December 16, 2016 at 8:23 pm #383EricParticipant
The otherwise voluminous hymnal is a bit brief on the subject of hinges. This is how I did it and what I believe should be the procedure. For the doors it should be mentioned that the alignment/clamping goal (other than matching the panel 3-4 seams and shooting for uniform reveal) should be getting the panel 3 forward edge of the door flush with the corresponding shell surface (thus the door is not against the sill there) The rear of the panel 3 section of the door should be spring clamped against the sill. One must study the picture in the hymnal closely to deduce this; it is not discussed.
Now for even more important considerations not discussed: the hinges come with 1/4″ CNC drill holes for the pins. The #8 pins are a good deal smaller ( 4mm), so the following can occur if one redrills the holes to 1/4″ after fiberglassing the hinges: In the procerr of filing to get the mortesses and tenons to slip fit, invariably some if not most of the mortesses get elongated and otherwise enlarged. This slop allows at least as much misalignment of pin holes as the difference between 4 and 6mm, if not more. Foreseeing and predicting this, I redrilled my fiberglassed hinges only to 4mm ( centered in the obvious fiberglassed- over CNC holes). Then I filed the mortesses for the slip fit (hinges assembled, doors/hatch positioned/clamped/taped). Then the hinges were glued in (epoxy/cellofil and CA). I let them cure (without filleting yet), then pulled the pins and, with everything still clamped/taped up used an 18″ long 1/4″ twist drill bit to redrill all the holes (right through each assembled hinge with hatch/doors in place) to 1/4″. The 1/4″ bit follows the path of least resistance straight through all three hinge components. The reason for the long drill bit (actually 12″ will also do) is solely to get drill clearance beyond the chines. The result is perfectly aligned pin holes even if some of the hinge components are slightly missalligned due to loose/elongated mortesses (though at the CA glue step every effort was made to get everything lined up). Only after this drilling, the doors/hatch were removed and all the fillets were applied.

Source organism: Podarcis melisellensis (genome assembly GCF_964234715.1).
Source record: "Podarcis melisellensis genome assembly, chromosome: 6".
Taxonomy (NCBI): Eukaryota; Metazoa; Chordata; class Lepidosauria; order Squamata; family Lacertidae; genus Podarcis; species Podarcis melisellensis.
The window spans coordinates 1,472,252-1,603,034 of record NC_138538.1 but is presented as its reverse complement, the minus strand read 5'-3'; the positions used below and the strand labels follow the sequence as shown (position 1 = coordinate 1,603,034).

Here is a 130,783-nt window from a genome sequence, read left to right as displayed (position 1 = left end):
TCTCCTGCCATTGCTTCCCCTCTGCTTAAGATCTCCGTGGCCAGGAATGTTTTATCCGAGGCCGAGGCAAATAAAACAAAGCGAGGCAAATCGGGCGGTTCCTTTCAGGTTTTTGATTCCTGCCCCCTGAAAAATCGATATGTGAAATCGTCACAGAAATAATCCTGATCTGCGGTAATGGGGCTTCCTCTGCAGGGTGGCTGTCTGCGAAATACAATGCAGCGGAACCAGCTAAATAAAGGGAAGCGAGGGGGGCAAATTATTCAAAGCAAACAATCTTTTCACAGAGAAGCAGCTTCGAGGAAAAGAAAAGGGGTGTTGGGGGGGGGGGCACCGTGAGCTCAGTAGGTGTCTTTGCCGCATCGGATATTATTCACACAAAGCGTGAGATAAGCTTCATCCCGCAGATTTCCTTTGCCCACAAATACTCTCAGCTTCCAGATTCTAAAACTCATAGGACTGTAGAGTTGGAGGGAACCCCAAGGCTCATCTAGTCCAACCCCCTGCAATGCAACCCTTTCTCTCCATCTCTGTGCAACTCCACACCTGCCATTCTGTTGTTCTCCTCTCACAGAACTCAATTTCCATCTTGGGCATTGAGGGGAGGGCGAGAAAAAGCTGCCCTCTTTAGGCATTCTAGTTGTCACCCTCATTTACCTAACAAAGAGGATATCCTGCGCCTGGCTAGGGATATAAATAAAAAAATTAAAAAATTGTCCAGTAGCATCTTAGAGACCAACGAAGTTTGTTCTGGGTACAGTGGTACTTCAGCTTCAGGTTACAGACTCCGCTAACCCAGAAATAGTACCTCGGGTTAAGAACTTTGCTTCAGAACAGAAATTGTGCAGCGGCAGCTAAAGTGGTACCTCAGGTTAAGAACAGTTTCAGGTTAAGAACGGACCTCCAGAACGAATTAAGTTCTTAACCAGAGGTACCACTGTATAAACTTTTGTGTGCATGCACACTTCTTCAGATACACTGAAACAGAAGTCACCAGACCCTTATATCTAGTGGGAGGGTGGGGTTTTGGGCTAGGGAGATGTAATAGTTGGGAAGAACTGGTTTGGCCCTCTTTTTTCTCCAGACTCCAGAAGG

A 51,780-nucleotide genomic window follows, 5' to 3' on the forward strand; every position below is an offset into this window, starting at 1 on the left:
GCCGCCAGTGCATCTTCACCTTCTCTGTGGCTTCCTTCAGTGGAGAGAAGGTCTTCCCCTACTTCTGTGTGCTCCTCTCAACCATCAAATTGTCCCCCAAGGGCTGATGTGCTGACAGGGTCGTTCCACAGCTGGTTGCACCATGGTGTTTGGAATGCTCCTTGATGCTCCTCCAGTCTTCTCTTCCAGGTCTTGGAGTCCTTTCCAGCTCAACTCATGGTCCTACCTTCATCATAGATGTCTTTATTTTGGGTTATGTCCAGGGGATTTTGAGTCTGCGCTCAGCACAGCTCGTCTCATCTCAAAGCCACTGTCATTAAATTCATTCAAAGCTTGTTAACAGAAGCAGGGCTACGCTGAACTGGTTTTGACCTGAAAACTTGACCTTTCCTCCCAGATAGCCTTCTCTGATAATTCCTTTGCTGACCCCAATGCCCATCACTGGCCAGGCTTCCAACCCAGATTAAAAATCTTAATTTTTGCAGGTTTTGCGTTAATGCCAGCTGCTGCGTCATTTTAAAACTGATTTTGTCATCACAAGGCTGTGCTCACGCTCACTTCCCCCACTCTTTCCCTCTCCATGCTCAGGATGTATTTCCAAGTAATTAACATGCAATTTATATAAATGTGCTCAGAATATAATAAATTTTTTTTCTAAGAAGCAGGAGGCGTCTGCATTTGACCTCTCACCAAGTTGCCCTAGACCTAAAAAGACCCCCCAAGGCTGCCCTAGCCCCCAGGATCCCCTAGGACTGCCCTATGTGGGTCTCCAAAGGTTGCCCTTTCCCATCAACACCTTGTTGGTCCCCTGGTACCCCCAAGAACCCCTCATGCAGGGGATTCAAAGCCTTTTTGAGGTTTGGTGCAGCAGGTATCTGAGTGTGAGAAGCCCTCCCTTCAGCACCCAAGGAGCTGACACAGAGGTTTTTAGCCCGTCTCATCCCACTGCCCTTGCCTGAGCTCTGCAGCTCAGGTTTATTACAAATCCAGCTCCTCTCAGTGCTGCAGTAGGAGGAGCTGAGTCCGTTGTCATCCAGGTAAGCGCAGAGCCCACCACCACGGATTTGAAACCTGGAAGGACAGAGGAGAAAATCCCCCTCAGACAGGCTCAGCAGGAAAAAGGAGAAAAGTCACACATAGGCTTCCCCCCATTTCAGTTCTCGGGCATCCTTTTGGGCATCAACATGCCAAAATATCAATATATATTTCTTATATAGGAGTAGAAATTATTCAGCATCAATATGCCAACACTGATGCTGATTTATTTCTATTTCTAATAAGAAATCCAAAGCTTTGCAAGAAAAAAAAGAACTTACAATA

Also not mentioned is the importance of coating all those pin holes twice (two coats) when the hinge edges (not fiberglassed) are coated. I coat my holes by dipping an awl in epoxy and sticking it in the hole with a circular motion. Shine a flashlight through each hole from the other side and look through the hole to insure that the hole is uniformly coated (it will be uniformly shiny). The hole is endgrain plywood and must be sealed well (that’s the main purpose of drill fill drill). Heat shrink will pad the hole against thread wear but an improperly sealed hole is as much kryptonite to okoume as is ultraviolet radiation to epoxy. It is not necessary or desirable to get varnish in the holes; UV is not an issue there.January 11, 2017 at 1:48 pm #439cpieperParticipant
Thanks for the great tips on setting the hinges. Unfortunately, too late for me… Regarding the treatment of the hinge pin holes, I did something somewhat different being concerned with having bare wood exposed which would ultimately rot/discolor… I wasn’t clever enough to think of drill/fill/drill, so I bought some nylon sleeves (3/8″ OD) and drilled out the hinge pin holes to accept these sleeves. I epoxied the sleeves in place and use long SS screws (#8 as I recall) as the hinge pins. The door action is very good. This might be overkill, but that’s what I did…
- You must be logged in to reply to this topic.